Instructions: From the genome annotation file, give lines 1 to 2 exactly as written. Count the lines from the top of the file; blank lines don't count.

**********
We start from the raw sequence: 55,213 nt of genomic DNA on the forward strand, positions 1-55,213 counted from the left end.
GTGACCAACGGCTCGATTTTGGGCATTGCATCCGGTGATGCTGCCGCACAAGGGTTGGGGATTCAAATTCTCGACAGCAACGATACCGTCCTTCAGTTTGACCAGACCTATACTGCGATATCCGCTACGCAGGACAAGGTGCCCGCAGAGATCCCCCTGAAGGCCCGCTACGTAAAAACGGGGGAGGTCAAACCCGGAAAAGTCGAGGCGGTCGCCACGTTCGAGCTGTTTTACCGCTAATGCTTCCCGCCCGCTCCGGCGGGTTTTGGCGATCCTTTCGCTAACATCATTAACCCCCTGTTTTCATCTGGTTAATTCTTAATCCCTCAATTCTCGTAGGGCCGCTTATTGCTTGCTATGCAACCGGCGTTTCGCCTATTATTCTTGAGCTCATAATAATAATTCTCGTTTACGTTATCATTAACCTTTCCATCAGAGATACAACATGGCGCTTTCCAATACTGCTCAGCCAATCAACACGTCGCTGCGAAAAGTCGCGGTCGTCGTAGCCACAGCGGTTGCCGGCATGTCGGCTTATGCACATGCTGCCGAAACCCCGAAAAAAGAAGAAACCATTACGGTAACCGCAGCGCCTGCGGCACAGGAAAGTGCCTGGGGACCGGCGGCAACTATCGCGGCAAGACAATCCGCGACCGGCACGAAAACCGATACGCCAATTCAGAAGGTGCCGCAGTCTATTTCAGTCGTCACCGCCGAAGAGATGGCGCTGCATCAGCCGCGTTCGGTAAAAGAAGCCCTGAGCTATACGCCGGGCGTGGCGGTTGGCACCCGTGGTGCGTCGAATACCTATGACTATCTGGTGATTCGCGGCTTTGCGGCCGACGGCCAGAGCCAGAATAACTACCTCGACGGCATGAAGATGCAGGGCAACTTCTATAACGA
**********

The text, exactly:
We start from the raw sequence: 55,213 nt of genomic DNA on the forward strand, positions 1-55,213 counted from the left end.
GTGACCAACGGCTCGATTTTGGGCATTGCATCCGGTGATGCTGCCGCACAAGGGTTGGGGATTCAAATTCTCGACAGCAACGATACCGTCCTTCAGTTTGACCAGACCTATACTGCGATATCCGCTACGCAGGACAAGGTGCCCGCAGAGATCCCCCTGAAGGCCCGCTACGTAAAAACGGGGGAGGTCAAACCCGGAAAAGTCGAGGCGGTCGCCACGTTCGAGCTGTTTTACCGCTAATGCTTCCCGCCCGCTCCGGCGGGTTTTGGCGATCCTTTCGCTAACATCATTAACCCCCTGTTTTCATCTGGTTAATTCTTAATCCCTCAATTCTCGTAGGGCCGCTTATTGCTTGCTATGCAACCGGCGTTTCGCCTATTATTCTTGAGCTCATAATAATAATTCTCGTTTACGTTATCATTAACCTTTCCATCAGAGATACAACATGGCGCTTTCCAATACTGCTCAGCCAATCAACACGTCGCTGCGAAAAGTCGCGGTCGTCGTAGCCACAGCGGTTGCCGGCATGTCGGCTTATGCACATGCTGCCGAAACCCCGAAAAAAGAAGAAACCATTACGGTAACCGCAGCGCCTGCGGCACAGGAAAGTGCCTGGGGACCGGCGGCAACTATCGCGGCAAGACAATCCGCGACCGGCACGAAAACCGATACGCCAATTCAGAAGGTGCCGCAGTCTATTTCAGTCGTCACCGCCGAAGAGATGGCGCTGCATCAGCCGCGTTCGGTAAAAGAAGCCCTGAGCTATACGCCGGGCGTGGCGGTTGGCACCCGTGGTGCGTCGAATACCTATGACTATCTGGTGATTCGCGGCTTTGCGGCCGACGGCCAGAGCCAGAATAACTACCTCGACGGCATGAAGATGCAGGGCAACTTCTATAACGA